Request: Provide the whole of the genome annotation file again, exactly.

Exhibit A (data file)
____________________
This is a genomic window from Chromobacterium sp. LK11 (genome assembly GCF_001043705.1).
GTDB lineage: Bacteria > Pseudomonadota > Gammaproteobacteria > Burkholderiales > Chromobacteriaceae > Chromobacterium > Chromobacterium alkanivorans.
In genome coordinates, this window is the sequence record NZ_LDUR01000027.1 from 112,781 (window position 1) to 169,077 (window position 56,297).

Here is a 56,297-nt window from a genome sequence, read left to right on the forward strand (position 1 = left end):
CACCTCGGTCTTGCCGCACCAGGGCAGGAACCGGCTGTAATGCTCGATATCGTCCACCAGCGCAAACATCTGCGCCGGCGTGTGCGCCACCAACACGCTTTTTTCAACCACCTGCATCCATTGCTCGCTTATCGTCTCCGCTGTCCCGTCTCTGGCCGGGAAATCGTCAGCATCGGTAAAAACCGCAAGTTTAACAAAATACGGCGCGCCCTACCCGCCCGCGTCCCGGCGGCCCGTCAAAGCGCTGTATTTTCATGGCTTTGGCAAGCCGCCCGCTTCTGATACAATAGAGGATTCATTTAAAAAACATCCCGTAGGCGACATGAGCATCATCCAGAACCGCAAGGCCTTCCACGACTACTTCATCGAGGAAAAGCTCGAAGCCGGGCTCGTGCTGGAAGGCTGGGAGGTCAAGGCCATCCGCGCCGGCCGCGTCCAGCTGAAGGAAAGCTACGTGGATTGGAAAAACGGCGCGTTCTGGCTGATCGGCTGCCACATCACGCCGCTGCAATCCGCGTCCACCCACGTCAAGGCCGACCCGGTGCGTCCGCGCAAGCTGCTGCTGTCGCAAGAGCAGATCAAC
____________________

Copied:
This is a genomic window from Chromobacterium sp. LK11 (genome assembly GCF_001043705.1).
GTDB lineage: Bacteria > Pseudomonadota > Gammaproteobacteria > Burkholderiales > Chromobacteriaceae > Chromobacterium > Chromobacterium alkanivorans.
In genome coordinates, this window is the sequence record NZ_LDUR01000027.1 from 112,781 (window position 1) to 169,077 (window position 56,297).

Here is a 56,297-nt window from a genome sequence, read left to right on the forward strand (position 1 = left end):
CACCTCGGTCTTGCCGCACCAGGGCAGGAACCGGCTGTAATGCTCGATATCGTCCACCAGCGCAAACATCTGCGCCGGCGTGTGCGCCACCAACACGCTTTTTTCAACCACCTGCATCCATTGCTCGCTTATCGTCTCCGCTGTCCCGTCTCTGGCCGGGAAATCGTCAGCATCGGTAAAAACCGCAAGTTTAACAAAATACGGCGCGCCCTACCCGCCCGCGTCCCGGCGGCCCGTCAAAGCGCTGTATTTTCATGGCTTTGGCAAGCCGCCCGCTTCTGATACAATAGAGGATTCATTTAAAAAACATCCCGTAGGCGACATGAGCATCATCCAGAACCGCAAGGCCTTCCACGACTACTTCATCGAGGAAAAGCTCGAAGCCGGGCTCGTGCTGGAAGGCTGGGAGGTCAAGGCCATCCGCGCCGGCCGCGTCCAGCTGAAGGAAAGCTACGTGGATTGGAAAAACGGCGCGTTCTGGCTGATCGGCTGCCACATCACGCCGCTGCAATCCGCGTCCACCCACGTCAAGGCCGACCCGGTGCGTCCGCGCAAGCTGCTGCTGTCGCAAGAGCAGATCAAC